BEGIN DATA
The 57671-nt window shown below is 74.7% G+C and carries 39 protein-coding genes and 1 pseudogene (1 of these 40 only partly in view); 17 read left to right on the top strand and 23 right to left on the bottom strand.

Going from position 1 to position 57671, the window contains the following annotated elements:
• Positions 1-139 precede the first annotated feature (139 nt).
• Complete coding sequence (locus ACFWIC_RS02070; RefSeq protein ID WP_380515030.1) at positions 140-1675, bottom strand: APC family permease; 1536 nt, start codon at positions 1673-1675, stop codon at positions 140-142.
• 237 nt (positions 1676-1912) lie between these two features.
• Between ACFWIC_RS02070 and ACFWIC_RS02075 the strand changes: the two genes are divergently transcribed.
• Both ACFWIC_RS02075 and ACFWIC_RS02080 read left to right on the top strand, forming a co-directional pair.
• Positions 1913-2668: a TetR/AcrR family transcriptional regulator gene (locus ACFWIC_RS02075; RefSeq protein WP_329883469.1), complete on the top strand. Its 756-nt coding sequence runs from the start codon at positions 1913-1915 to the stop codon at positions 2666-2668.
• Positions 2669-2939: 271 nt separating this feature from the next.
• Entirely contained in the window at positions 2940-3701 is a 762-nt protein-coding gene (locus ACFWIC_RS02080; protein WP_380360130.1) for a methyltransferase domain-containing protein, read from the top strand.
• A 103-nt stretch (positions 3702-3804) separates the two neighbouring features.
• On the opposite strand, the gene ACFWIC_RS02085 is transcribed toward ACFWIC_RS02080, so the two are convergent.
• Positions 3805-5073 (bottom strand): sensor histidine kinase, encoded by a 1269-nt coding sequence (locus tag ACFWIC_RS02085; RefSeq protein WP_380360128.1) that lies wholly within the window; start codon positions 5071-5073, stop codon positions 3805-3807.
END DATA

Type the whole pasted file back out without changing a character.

The 57671-nt window shown below is 74.7% G+C and carries 39 protein-coding genes and 1 pseudogene (1 of these 40 only partly in view); 17 read left to right on the top strand and 23 right to left on the bottom strand.

Going from position 1 to position 57671, the window contains the following annotated elements:
• Positions 1-139 precede the first annotated feature (139 nt).
• Complete coding sequence (locus ACFWIC_RS02070; RefSeq protein ID WP_380515030.1) at positions 140-1675, bottom strand: APC family permease; 1536 nt, start codon at positions 1673-1675, stop codon at positions 140-142.
• 237 nt (positions 1676-1912) lie between these two features.
• Between ACFWIC_RS02070 and ACFWIC_RS02075 the strand changes: the two genes are divergently transcribed.
• Both ACFWIC_RS02075 and ACFWIC_RS02080 read left to right on the top strand, forming a co-directional pair.
• Positions 1913-2668: a TetR/AcrR family transcriptional regulator gene (locus ACFWIC_RS02075; RefSeq protein WP_329883469.1), complete on the top strand. Its 756-nt coding sequence runs from the start codon at positions 1913-1915 to the stop codon at positions 2666-2668.
• Positions 2669-2939: 271 nt separating this feature from the next.
• Entirely contained in the window at positions 2940-3701 is a 762-nt protein-coding gene (locus ACFWIC_RS02080; protein WP_380360130.1) for a methyltransferase domain-containing protein, read from the top strand.
• A 103-nt stretch (positions 3702-3804) separates the two neighbouring features.
• On the opposite strand, the gene ACFWIC_RS02085 is transcribed toward ACFWIC_RS02080, so the two are convergent.
• Positions 3805-5073 (bottom strand): sensor histidine kinase, encoded by a 1269-nt coding sequence (locus tag ACFWIC_RS02085; RefSeq protein WP_380360128.1) that lies wholly within the window; start codon positions 5071-5073, stop codon positions 3805-3807.